Greetings from Allrightnik Row

Just like all of you, I was elated last week when I heard that the Supreme Court had ruled against state bans on gay marriage. It was a long time coming. (Which is to say that arguments that civil rights movements should take time, progress slowly, and those that countenance patience are always bullshit.) And I’m also dismayed, although not entirely shocked at the resistance movements that appear to be newly fueled. It’s worth remembering that in many ways, 1954’s Brown v. Board decision represented the start of the contemporary anti-civil rights movement, not its death blow.

At the same time, I was happy to see some space given in mainstream press to arguments that I had heard from friends years ago: that marriage is the wrong cause. The joke, so it goes, is that gay men and women are demanding to be married so that they can be as miserable as straight people. That joke of course denies the legal benefits and social capital that are acquired through marriage. But it also points to the fact that marriage is alternatingly seen as a broken system; an irrelevant custom; a governmentalizing social norm; or a marker of bourgeois status. And some have argued that the marriage equality movement has taken resources away from those that might engage more material concerns, like employment discrimination.

I think my favorite response to the marriage decision came from the New York Timesbecause it highlighted what might be called “respectability politics.” With respectability politics, the minority or aggrieved party, in order to make progress towards equality, must change their demeanor or performance in order to appear more like a societal norm or ideal. Marriage, for gay people, is a way of showing how they are just like the rest of us, and in this case “us” is an ideal, a social construction in itself.

If marriage is your thing, go for it. But maybe take note of the cost. And I say this knowing nothing about what its like to be gay. But I have done a fair of share of studying about some other folks that came out on the other side of the turn towards respectability.

One hundred years ago, when Jews were some of the poorest and most maligned residents of urban America, they had a name for their kin that sought to pick up respectability politics: “allrighniks.” Not coincidentally, that name was also directed towards the crooks, gangsters, and unscrupulous capitalists that also left the ghetto by any means necessary. Allrightnik was not a term of endearment.

By the postwar period, allrightnik politics had taken center stage in the Jewish community. A newly renewed fear of anti-Semitism brought on by the Holocaust and the Cold War, coupled with the gaining of a foothold in the middle class (largely because Americans were so focused on keeping African Americans down they let the Jews slide in), led American Jewish leaders to distance themselves from any kind of social position that might be deemed unrespectable. A famous joke about these efforts has leaders exclaiming “We’re American — even more so!” In other words, just like us.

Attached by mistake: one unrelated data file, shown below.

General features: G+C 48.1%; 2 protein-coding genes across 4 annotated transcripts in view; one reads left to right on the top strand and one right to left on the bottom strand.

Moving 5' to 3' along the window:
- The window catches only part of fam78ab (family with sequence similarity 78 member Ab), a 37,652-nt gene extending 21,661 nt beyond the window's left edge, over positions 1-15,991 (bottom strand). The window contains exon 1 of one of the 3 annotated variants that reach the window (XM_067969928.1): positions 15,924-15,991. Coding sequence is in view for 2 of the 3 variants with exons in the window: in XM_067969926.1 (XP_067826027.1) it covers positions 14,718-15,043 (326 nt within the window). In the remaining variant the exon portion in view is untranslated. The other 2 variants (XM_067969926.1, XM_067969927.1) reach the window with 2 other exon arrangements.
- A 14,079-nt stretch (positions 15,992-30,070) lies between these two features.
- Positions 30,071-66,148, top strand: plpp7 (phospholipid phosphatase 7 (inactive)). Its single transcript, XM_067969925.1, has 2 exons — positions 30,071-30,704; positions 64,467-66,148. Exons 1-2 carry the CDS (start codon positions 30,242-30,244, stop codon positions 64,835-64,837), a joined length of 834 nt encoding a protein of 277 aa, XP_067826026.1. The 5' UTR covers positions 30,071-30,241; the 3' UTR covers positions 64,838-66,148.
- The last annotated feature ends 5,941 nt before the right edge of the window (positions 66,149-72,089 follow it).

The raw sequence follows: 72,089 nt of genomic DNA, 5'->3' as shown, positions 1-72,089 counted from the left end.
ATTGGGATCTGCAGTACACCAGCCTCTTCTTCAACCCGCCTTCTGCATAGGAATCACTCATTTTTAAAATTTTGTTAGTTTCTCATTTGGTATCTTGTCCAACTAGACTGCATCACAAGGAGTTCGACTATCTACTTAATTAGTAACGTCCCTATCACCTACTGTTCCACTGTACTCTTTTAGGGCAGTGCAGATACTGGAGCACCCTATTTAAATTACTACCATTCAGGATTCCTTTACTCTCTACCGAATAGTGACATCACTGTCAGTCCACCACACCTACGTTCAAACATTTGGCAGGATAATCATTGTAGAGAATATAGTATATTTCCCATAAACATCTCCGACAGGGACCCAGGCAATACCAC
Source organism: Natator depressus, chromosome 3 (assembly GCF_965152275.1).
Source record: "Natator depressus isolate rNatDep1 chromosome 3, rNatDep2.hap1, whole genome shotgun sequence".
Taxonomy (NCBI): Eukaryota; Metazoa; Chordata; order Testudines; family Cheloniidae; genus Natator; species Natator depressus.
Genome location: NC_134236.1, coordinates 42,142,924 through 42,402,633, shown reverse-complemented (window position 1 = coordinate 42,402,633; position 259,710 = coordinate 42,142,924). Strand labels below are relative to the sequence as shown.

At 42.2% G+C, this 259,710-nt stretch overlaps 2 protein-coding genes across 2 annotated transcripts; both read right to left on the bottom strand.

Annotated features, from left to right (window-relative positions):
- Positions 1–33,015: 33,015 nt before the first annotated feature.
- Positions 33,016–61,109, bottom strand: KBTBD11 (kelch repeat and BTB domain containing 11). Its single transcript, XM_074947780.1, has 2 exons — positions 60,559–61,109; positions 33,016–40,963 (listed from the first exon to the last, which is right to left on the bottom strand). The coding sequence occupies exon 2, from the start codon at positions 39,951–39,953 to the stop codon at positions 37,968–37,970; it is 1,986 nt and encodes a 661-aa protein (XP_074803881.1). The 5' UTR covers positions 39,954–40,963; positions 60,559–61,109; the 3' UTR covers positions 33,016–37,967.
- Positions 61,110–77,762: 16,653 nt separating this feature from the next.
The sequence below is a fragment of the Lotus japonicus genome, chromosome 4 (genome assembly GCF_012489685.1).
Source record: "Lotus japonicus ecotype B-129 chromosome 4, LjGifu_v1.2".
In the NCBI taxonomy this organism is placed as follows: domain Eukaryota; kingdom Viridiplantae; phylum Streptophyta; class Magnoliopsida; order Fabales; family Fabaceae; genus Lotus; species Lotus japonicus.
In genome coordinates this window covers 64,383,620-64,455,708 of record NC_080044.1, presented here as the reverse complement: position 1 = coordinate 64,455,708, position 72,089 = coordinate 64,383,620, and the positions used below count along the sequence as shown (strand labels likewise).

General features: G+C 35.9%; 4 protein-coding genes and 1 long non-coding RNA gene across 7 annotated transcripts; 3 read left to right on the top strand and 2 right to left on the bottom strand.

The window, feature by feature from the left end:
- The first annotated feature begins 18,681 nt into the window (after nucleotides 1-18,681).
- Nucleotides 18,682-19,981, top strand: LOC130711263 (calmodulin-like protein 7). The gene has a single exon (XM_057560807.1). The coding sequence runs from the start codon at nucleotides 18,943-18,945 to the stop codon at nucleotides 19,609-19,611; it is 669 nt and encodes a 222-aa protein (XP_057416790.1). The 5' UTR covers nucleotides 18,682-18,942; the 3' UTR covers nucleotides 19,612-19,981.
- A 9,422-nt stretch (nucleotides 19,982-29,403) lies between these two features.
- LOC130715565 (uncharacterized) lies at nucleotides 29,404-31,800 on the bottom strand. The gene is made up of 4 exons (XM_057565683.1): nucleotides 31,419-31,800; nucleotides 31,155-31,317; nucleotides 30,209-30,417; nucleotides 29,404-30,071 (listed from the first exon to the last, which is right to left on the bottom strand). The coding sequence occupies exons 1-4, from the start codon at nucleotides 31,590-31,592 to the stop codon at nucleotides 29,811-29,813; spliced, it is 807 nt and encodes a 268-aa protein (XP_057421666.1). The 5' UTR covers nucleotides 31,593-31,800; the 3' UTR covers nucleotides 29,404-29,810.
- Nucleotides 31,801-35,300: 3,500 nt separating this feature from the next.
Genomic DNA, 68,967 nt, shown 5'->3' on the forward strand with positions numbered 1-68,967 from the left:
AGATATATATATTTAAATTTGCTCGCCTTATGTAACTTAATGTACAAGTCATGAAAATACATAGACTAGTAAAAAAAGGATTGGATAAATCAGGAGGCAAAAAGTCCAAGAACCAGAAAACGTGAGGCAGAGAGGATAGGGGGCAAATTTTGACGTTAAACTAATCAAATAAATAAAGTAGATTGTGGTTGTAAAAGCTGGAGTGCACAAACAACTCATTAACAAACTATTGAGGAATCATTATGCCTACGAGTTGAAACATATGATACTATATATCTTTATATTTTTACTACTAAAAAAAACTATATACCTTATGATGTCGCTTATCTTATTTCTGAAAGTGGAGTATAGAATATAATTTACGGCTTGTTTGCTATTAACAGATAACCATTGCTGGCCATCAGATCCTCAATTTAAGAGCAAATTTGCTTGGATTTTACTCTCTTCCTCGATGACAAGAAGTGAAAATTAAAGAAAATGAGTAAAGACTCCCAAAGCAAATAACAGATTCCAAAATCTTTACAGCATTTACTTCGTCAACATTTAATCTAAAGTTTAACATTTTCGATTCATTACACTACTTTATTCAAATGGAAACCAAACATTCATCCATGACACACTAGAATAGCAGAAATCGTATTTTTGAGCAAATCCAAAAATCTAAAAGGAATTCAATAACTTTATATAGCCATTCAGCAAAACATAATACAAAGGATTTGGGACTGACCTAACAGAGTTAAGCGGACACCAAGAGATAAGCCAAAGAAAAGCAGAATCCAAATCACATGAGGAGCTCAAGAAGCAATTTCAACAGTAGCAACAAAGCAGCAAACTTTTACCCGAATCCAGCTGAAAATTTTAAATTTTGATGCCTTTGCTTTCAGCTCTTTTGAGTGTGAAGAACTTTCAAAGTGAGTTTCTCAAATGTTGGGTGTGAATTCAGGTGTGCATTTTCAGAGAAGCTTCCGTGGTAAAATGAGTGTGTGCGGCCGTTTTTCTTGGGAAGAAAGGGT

Respectability, of course, meant severing the ties between Jews and their socialist past. In New York City, where half of all Jews lived before the war, the paper of record for Yiddish speakers was a socialist one. Jews were responsible for one the greatest labor protests of all time, the march of garment workers against employers like the Triangle Factory. And Jews formed a greatly disproportionate number of the ranks of the Communist Party, which had adopted civil rights decades before any liberal political parties or organizations. After the allrightniks won out, such connections were rejected, frowned upon, and obscured in memory.[1]

So how does one take note of the cost? A while back I was discussing Miranda Joseph’s excellent Against the Romance of Community with a colleague in grad school, and she told me that in queer circles they have a concept: you imagine the person that faces the biggest structural challenges and prioritize how one might best help that person. Maybe you imagine a trans homeless person of color in a wheelchair. And once you do that, what policies, or reorientations of social systems, do you then fight for? Hopefully that’s where folks are headed next. But those are undoubtedly more difficult battles.


[1] See Cheryl Greenberg, Troubling the Waters; Michael Staub, Torn at the Roots; George Sanchez, “What’s Good for Boyle Heights is Good for the Jews.”

Ferguson’s Libertarian Problem